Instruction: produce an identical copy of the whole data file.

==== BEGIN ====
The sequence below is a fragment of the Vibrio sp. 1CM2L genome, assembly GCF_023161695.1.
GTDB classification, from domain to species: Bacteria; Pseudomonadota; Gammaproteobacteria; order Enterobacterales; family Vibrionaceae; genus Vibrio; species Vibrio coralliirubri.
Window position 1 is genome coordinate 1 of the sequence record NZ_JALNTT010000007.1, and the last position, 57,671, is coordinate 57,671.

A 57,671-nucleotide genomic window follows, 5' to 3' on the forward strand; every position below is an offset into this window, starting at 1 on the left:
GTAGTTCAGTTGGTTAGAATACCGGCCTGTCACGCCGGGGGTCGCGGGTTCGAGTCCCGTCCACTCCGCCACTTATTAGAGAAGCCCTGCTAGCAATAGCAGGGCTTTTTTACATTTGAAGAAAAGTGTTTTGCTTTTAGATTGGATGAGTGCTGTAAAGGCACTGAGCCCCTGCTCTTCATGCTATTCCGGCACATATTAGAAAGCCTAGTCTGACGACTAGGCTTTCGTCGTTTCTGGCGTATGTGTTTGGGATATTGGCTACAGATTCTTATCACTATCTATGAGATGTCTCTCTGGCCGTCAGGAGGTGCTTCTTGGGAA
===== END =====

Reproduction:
The sequence below is a fragment of the Vibrio sp. 1CM2L genome, assembly GCF_023161695.1.
GTDB classification, from domain to species: Bacteria; Pseudomonadota; Gammaproteobacteria; order Enterobacterales; family Vibrionaceae; genus Vibrio; species Vibrio coralliirubri.
Window position 1 is genome coordinate 1 of the sequence record NZ_JALNTT010000007.1, and the last position, 57,671, is coordinate 57,671.

A 57,671-nucleotide genomic window follows, 5' to 3' on the forward strand; every position below is an offset into this window, starting at 1 on the left:
GTAGTTCAGTTGGTTAGAATACCGGCCTGTCACGCCGGGGGTCGCGGGTTCGAGTCCCGTCCACTCCGCCACTTATTAGAGAAGCCCTGCTAGCAATAGCAGGGCTTTTTTACATTTGAAGAAAAGTGTTTTGCTTTTAGATTGGATGAGTGCTGTAAAGGCACTGAGCCCCTGCTCTTCATGCTATTCCGGCACATATTAGAAAGCCTAGTCTGACGACTAGGCTTTCGTCGTTTCTGGCGTATGTGTTTGGGATATTGGCTACAGATTCTTATCACTATCTATGAGATGTCTCTCTGGCCGTCAGGAGGTGCTTCTTGGGAA